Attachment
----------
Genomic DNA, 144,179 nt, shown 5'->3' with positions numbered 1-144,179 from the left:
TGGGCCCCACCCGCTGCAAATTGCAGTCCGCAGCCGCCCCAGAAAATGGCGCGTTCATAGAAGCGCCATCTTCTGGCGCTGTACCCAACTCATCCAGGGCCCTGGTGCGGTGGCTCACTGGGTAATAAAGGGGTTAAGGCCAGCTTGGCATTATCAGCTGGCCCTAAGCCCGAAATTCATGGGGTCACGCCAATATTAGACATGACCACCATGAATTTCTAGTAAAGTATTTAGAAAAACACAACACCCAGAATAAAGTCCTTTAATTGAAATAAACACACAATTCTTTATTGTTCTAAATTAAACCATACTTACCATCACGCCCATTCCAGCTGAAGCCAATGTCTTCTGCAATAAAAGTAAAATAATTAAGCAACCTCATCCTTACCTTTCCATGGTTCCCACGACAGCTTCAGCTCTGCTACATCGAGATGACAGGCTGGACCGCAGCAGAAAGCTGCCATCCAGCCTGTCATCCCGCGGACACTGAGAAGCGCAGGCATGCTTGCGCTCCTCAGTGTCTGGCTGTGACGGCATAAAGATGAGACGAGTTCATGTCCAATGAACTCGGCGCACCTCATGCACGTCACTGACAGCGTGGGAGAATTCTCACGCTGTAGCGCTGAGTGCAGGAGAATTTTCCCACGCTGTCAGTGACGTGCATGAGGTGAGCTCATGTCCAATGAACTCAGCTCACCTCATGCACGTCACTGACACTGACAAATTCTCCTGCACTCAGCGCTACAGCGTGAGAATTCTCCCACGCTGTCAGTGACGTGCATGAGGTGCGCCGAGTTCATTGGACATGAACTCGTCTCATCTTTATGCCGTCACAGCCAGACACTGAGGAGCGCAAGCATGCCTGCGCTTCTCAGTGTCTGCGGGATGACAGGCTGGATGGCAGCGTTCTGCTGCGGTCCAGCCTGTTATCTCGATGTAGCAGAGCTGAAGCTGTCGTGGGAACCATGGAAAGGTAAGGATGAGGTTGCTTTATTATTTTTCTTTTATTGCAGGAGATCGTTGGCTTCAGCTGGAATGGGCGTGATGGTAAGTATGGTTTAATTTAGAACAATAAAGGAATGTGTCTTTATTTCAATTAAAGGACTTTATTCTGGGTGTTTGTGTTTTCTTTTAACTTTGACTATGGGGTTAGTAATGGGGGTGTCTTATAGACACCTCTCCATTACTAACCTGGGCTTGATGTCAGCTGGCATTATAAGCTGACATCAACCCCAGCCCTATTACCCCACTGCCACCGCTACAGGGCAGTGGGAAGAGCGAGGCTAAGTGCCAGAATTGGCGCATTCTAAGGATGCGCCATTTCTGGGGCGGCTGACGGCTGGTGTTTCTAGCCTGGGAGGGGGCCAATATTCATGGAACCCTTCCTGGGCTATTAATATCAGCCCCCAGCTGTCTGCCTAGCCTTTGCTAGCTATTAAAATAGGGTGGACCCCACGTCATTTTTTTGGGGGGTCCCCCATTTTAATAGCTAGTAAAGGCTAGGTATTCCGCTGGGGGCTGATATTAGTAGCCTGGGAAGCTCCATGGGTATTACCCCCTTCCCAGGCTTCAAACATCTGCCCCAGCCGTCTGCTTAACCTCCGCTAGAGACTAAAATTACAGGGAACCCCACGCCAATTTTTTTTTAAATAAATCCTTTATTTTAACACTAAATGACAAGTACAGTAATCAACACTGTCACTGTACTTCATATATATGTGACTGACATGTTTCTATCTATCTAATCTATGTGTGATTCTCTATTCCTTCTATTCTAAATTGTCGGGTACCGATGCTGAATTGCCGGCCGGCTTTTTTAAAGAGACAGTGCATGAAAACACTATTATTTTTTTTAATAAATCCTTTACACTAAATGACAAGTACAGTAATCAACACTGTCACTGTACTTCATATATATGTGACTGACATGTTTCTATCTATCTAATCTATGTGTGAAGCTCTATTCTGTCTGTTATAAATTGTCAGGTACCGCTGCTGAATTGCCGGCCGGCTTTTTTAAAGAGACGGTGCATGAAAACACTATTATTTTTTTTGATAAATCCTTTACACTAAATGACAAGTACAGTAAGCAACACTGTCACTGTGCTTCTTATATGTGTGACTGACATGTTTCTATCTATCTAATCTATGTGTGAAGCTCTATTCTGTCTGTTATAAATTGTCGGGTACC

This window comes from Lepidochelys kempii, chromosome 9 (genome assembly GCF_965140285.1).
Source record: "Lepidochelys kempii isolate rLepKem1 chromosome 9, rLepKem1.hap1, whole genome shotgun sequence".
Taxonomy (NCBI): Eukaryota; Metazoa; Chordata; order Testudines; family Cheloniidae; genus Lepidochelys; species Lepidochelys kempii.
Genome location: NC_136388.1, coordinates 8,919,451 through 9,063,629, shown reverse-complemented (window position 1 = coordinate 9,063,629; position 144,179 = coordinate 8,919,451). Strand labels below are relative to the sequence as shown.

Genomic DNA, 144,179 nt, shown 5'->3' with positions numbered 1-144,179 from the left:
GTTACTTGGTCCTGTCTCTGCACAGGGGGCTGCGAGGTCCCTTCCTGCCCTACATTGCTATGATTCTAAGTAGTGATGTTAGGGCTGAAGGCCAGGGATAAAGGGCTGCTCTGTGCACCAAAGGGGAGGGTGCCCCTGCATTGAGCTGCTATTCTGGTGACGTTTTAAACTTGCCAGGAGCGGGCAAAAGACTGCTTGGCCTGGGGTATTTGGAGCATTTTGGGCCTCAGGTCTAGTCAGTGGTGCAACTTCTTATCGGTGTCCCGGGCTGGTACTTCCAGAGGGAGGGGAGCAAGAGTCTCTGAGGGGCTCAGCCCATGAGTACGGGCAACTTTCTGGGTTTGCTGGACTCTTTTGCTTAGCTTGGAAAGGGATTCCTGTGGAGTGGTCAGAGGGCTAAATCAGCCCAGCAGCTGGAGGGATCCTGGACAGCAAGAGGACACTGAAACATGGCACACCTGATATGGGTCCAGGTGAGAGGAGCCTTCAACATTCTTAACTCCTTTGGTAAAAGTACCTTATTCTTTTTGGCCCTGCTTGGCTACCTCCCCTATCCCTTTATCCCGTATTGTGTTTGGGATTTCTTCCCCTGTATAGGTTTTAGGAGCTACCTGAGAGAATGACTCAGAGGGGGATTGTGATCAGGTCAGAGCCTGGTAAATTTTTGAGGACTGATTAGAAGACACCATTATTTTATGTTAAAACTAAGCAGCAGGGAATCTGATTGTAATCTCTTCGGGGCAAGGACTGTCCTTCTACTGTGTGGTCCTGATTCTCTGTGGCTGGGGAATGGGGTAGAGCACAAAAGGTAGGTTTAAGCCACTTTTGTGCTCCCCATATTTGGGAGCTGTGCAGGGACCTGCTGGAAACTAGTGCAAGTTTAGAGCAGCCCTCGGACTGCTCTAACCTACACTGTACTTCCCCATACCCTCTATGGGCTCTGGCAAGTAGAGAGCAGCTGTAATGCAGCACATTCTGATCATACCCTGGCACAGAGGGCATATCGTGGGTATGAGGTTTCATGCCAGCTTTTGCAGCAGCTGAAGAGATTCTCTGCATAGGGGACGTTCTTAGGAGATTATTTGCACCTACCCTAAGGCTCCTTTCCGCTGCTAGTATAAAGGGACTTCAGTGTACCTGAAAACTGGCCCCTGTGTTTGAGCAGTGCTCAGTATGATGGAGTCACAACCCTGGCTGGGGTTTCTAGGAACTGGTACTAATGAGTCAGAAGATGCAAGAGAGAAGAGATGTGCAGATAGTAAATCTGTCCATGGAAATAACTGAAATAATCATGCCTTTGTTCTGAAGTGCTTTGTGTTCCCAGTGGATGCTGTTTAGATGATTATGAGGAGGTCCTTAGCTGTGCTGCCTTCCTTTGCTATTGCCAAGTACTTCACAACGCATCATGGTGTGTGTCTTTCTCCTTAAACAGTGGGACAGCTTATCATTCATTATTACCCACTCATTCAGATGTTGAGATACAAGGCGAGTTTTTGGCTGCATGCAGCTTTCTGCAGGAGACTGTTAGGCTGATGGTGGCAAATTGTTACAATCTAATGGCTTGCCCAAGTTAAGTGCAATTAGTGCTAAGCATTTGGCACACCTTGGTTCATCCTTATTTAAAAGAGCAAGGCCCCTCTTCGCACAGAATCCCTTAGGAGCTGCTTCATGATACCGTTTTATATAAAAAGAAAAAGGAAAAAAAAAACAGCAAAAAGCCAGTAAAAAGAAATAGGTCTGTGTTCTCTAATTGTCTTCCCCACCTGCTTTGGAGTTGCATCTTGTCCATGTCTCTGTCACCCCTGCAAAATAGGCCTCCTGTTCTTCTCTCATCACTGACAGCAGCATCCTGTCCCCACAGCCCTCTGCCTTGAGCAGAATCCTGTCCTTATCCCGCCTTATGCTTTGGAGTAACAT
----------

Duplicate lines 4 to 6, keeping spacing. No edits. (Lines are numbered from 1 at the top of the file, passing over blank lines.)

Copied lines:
Source record: "Lepidochelys kempii isolate rLepKem1 chromosome 9, rLepKem1.hap1, whole genome shotgun sequence".
Taxonomy (NCBI): Eukaryota; Metazoa; Chordata; order Testudines; family Cheloniidae; genus Lepidochelys; species Lepidochelys kempii.
Genome location: NC_136388.1, coordinates 8,919,451 through 9,063,629, shown reverse-complemented (window position 1 = coordinate 9,063,629; position 144,179 = coordinate 8,919,451). Strand labels below are relative to the sequence as shown.